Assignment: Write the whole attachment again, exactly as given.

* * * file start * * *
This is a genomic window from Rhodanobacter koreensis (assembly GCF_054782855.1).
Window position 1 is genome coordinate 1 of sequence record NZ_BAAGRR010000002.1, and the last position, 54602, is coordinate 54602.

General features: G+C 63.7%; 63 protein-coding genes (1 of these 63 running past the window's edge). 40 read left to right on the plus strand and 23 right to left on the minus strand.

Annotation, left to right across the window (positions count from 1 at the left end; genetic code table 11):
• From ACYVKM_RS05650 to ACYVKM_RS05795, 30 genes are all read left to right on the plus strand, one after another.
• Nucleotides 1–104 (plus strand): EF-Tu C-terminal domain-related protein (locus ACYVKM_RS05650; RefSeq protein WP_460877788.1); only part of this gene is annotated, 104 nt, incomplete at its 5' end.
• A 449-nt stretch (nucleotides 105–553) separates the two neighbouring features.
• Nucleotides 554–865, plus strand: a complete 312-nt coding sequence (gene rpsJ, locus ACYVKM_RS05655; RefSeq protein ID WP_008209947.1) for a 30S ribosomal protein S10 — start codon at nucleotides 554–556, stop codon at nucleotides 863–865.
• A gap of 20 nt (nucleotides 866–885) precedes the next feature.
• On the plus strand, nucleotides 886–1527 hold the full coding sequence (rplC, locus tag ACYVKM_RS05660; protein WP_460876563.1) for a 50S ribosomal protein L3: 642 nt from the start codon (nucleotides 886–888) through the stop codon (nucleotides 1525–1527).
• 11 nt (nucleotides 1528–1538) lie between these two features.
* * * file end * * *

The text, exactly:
This is a genomic window from Rhodanobacter koreensis (assembly GCF_054782855.1).
Window position 1 is genome coordinate 1 of sequence record NZ_BAAGRR010000002.1, and the last position, 54602, is coordinate 54602.

General features: G+C 63.7%; 63 protein-coding genes (1 of these 63 running past the window's edge). 40 read left to right on the plus strand and 23 right to left on the minus strand.

Annotation, left to right across the window (positions count from 1 at the left end; genetic code table 11):
• From ACYVKM_RS05650 to ACYVKM_RS05795, 30 genes are all read left to right on the plus strand, one after another.
• Nucleotides 1–104 (plus strand): EF-Tu C-terminal domain-related protein (locus ACYVKM_RS05650; RefSeq protein WP_460877788.1); only part of this gene is annotated, 104 nt, incomplete at its 5' end.
• A 449-nt stretch (nucleotides 105–553) separates the two neighbouring features.
• Nucleotides 554–865, plus strand: a complete 312-nt coding sequence (gene rpsJ, locus ACYVKM_RS05655; RefSeq protein ID WP_008209947.1) for a 30S ribosomal protein S10 — start codon at nucleotides 554–556, stop codon at nucleotides 863–865.
• A gap of 20 nt (nucleotides 866–885) precedes the next feature.
• On the plus strand, nucleotides 886–1527 hold the full coding sequence (rplC, locus tag ACYVKM_RS05660; protein WP_460876563.1) for a 50S ribosomal protein L3: 642 nt from the start codon (nucleotides 886–888) through the stop codon (nucleotides 1525–1527).
• 11 nt (nucleotides 1528–1538) lie between these two features.